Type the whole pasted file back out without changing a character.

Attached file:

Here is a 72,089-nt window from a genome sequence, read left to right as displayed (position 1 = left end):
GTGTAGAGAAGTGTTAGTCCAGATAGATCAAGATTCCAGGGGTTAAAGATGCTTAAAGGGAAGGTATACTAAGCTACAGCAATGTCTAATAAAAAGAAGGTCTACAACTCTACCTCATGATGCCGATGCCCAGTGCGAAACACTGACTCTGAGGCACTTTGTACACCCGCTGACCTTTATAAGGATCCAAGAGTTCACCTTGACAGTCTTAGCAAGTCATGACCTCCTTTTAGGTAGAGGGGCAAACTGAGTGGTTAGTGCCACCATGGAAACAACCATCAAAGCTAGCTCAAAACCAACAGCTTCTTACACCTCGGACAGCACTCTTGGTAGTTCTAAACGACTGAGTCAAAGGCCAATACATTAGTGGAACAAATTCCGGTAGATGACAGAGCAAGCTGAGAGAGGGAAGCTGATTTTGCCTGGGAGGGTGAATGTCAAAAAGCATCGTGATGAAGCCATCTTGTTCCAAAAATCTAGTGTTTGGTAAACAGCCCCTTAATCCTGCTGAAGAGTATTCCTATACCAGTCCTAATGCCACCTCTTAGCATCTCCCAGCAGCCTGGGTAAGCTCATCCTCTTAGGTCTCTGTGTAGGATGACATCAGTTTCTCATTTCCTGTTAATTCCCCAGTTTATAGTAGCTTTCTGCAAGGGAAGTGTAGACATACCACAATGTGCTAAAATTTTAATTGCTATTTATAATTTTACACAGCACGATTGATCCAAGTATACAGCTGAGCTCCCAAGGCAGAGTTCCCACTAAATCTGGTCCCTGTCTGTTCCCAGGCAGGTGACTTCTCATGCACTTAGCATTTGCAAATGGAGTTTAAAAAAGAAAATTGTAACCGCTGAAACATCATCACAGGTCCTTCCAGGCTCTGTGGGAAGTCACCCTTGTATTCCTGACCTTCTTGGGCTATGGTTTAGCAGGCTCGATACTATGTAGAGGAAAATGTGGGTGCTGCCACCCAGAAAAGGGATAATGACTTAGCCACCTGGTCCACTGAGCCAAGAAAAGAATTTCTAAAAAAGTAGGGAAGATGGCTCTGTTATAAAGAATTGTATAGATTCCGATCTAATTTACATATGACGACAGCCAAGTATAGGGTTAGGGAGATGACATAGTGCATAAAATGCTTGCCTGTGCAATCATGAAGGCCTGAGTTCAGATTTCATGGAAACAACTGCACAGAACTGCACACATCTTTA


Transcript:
Here is a 72,089-nt window from a genome sequence, read left to right as displayed (position 1 = left end):
GTGTAGAGAAGTGTTAGTCCAGATAGATCAAGATTCCAGGGGTTAAAGATGCTTAAAGGGAAGGTATACTAAGCTACAGCAATGTCTAATAAAAAGAAGGTCTACAACTCTACCTCATGATGCCGATGCCCAGTGCGAAACACTGACTCTGAGGCACTTTGTACACCCGCTGACCTTTATAAGGATCCAAGAGTTCACCTTGACAGTCTTAGCAAGTCATGACCTCCTTTTAGGTAGAGGGGCAAACTGAGTGGTTAGTGCCACCATGGAAACAACCATCAAAGCTAGCTCAAAACCAACAGCTTCTTACACCTCGGACAGCACTCTTGGTAGTTCTAAACGACTGAGTCAAAGGCCAATACATTAGTGGAACAAATTCCGGTAGATGACAGAGCAAGCTGAGAGAGGGAAGCTGATTTTGCCTGGGAGGGTGAATGTCAAAAAGCATCGTGATGAAGCCATCTTGTTCCAAAAATCTAGTGTTTGGTAAACAGCCCCTTAATCCTGCTGAAGAGTATTCCTATACCAGTCCTAATGCCACCTCTTAGCATCTCCCAGCAGCCTGGGTAAGCTCATCCTCTTAGGTCTCTGTGTAGGATGACATCAGTTTCTCATTTCCTGTTAATTCCCCAGTTTATAGTAGCTTTCTGCAAGGGAAGTGTAGACATACCACAATGTGCTAAAATTTTAATTGCTATTTATAATTTTACACAGCACGATTGATCCAAGTATACAGCTGAGCTCCCAAGGCAGAGTTCCCACTAAATCTGGTCCCTGTCTGTTCCCAGGCAGGTGACTTCTCATGCACTTAGCATTTGCAAATGGAGTTTAAAAAAGAAAATTGTAACCGCTGAAACATCATCACAGGTCCTTCCAGGCTCTGTGGGAAGTCACCCTTGTATTCCTGACCTTCTTGGGCTATGGTTTAGCAGGCTCGATACTATGTAGAGGAAAATGTGGGTGCTGCCACCCAGAAAAGGGATAATGACTTAGCCACCTGGTCCACTGAGCCAAGAAAAGAATTTCTAAAAAAGTAGGGAAGATGGCTCTGTTATAAAGAATTGTATAGATTCCGATCTAATTTACATATGACGACAGCCAAGTATAGGGTTAGGGAGATGACATAGTGCATAAAATGCTTGCCTGTGCAATCATGAAGGCCTGAGTTCAGATTTCATGGAAACAACTGCACAGAACTGCACACATCTTTA